The National Bureau of Statistics (NBS ) has said inflation rate rose to 19.64 per cent in July 2022 from 18.60 per cent in June 2022.
It was 1.82% increase from that of the previous month, said the Bureau in its report titled “CPI July 2022.”
The report noted the highest increases were recorded in prices of gas, liquid fuel, solid fuel, passenger, transport by road, passenger transport by air, garments, cleaning, repair and hire of clothing.
Inflation rate which measures Composite Price Index (CPI) was the highest since September 2005.
The report said: “In July 2022, on a year –on- year basis, the headline inflation rate was 19.64%,” It added that “This was 2.27% points higher compared to the rate recorded in July 2021, which was (17.3%).
It added that on a month-on-month basis, the headline inflation rate in July 2022 was 1.817 %, which was 0.001% higher than the rate recorded in June 2022 (1.816 %).
The NBS said the percentage change in the average CPI for the twelve months period ending July 2022 over the average of the CPI for the previous twelve months period was 16.75%, showing a 0.46% increase compared to 16.30% recorded in July 2021.
According to the report, increases were recorded in all Classification of Individual Consumption by Purpose (COICOP) functions and all-items basis.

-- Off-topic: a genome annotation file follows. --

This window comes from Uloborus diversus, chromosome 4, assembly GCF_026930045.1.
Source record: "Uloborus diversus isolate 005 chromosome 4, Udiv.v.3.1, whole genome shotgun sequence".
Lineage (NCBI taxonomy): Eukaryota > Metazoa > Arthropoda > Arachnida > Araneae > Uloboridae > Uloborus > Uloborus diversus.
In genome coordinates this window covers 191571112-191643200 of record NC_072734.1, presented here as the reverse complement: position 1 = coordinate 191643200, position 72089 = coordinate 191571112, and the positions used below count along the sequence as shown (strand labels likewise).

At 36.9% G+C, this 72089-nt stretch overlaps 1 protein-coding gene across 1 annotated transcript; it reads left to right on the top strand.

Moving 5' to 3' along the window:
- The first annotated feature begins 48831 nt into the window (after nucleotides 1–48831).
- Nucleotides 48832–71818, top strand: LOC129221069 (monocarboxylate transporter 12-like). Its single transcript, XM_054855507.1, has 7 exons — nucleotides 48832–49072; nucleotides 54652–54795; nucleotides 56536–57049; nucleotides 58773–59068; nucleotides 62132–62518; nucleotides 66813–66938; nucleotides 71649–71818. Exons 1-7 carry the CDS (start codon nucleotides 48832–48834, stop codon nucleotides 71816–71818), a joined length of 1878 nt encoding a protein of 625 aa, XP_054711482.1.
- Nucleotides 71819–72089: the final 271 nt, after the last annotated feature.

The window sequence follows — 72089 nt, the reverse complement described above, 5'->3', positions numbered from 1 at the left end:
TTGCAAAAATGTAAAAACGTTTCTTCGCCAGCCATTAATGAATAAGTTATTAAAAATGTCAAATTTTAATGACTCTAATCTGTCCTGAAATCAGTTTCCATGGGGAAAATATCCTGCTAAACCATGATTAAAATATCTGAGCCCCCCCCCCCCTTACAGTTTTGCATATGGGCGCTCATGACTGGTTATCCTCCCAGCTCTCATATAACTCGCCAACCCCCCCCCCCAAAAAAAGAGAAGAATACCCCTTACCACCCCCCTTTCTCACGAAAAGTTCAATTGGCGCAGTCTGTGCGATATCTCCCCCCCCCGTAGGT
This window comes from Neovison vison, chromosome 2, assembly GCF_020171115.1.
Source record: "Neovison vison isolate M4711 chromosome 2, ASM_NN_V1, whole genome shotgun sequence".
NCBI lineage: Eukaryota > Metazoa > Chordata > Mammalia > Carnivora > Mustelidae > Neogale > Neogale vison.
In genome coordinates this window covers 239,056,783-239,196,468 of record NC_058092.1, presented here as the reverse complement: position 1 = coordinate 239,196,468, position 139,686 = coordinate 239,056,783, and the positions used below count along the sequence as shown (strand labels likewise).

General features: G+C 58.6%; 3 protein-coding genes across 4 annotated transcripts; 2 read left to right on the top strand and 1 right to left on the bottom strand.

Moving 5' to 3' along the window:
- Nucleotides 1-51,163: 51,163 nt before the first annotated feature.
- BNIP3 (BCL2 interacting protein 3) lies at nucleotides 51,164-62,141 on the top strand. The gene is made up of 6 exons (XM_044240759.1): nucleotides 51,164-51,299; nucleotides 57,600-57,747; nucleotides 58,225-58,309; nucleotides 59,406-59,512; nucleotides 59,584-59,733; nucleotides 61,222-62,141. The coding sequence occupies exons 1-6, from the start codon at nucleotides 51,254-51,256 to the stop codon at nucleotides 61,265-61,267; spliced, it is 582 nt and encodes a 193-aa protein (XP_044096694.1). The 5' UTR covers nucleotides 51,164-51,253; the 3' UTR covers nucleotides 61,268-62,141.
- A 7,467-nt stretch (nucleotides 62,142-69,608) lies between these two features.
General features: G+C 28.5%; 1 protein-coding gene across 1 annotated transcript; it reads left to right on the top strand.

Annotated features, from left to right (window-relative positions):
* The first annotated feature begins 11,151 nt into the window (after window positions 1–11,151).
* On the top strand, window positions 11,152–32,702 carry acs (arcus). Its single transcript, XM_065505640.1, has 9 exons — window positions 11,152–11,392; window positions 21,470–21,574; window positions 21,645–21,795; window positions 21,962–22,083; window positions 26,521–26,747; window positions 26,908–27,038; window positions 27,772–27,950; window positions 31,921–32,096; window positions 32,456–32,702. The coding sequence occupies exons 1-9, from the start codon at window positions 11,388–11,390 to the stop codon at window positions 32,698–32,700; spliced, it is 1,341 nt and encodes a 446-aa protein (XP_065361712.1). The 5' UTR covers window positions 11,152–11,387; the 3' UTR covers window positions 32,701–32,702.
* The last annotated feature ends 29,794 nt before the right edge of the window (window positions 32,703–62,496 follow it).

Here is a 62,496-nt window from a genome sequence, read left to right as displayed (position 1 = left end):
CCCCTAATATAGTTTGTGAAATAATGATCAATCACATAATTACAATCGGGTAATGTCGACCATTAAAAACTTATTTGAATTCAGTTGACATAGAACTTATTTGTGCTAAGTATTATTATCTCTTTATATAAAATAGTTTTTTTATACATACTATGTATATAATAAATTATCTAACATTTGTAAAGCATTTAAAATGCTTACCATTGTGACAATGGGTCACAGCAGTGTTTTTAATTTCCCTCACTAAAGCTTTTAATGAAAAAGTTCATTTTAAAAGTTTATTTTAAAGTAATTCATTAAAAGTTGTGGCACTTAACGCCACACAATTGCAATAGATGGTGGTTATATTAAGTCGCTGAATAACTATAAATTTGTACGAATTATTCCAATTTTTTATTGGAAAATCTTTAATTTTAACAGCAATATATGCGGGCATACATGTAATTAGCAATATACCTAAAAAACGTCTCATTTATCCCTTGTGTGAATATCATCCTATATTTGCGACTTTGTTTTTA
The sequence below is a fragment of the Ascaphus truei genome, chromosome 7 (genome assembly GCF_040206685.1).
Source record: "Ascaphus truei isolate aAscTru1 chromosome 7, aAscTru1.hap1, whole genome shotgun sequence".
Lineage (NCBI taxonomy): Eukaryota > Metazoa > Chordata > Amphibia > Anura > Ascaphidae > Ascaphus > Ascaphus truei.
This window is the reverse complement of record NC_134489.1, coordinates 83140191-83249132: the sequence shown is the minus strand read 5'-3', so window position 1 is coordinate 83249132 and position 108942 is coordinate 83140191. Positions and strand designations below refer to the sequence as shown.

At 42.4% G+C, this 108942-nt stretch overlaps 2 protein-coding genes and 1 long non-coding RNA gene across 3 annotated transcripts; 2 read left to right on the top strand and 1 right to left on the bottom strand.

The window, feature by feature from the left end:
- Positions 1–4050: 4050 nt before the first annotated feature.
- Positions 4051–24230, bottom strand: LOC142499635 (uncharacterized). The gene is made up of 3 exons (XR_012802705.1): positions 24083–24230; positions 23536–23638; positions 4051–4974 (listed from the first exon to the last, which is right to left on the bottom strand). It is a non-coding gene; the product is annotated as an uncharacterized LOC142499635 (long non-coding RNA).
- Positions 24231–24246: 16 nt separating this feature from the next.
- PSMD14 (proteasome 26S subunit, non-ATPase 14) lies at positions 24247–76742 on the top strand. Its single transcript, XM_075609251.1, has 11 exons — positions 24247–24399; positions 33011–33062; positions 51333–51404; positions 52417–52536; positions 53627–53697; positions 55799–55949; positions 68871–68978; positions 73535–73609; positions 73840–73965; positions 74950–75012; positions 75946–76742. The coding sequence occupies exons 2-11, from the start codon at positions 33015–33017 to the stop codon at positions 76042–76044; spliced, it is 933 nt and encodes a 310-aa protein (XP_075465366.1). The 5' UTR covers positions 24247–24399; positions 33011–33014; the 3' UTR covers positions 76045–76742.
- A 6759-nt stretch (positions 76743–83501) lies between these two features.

It added that on a year-on-year basis, in the month of July 2022, the urban inflation rate was 20.09%, this was 2.08% higher compared to 18.01% recorded in July 2021.
The report noted that on a month-on-month basis, the urban inflation rate was 1.82% in July 2022, this was a 0.0002% decline compared to June 2022 (1.82%).
It said in July 2022, food inflation on a year-on-year basis was highest in Kwara (29.28%), Akwa Ibom (27.22%), and Kogi (26.08%), while Kaduna (17.16%), Jigawa (17.46%) and Anambra (19.25%) recorded the slowest rise on year-on-year food inflation.
The Bureau said on a month-on-month basis, July 2022 food inflation was highest in Kwara (3.90%), Delta (3.61%), and Benue (2.94%), while Taraba (0.14%), Gombe (0.94%), and Niger (1.13%) recorded the slowest rise on month-on-month inflation.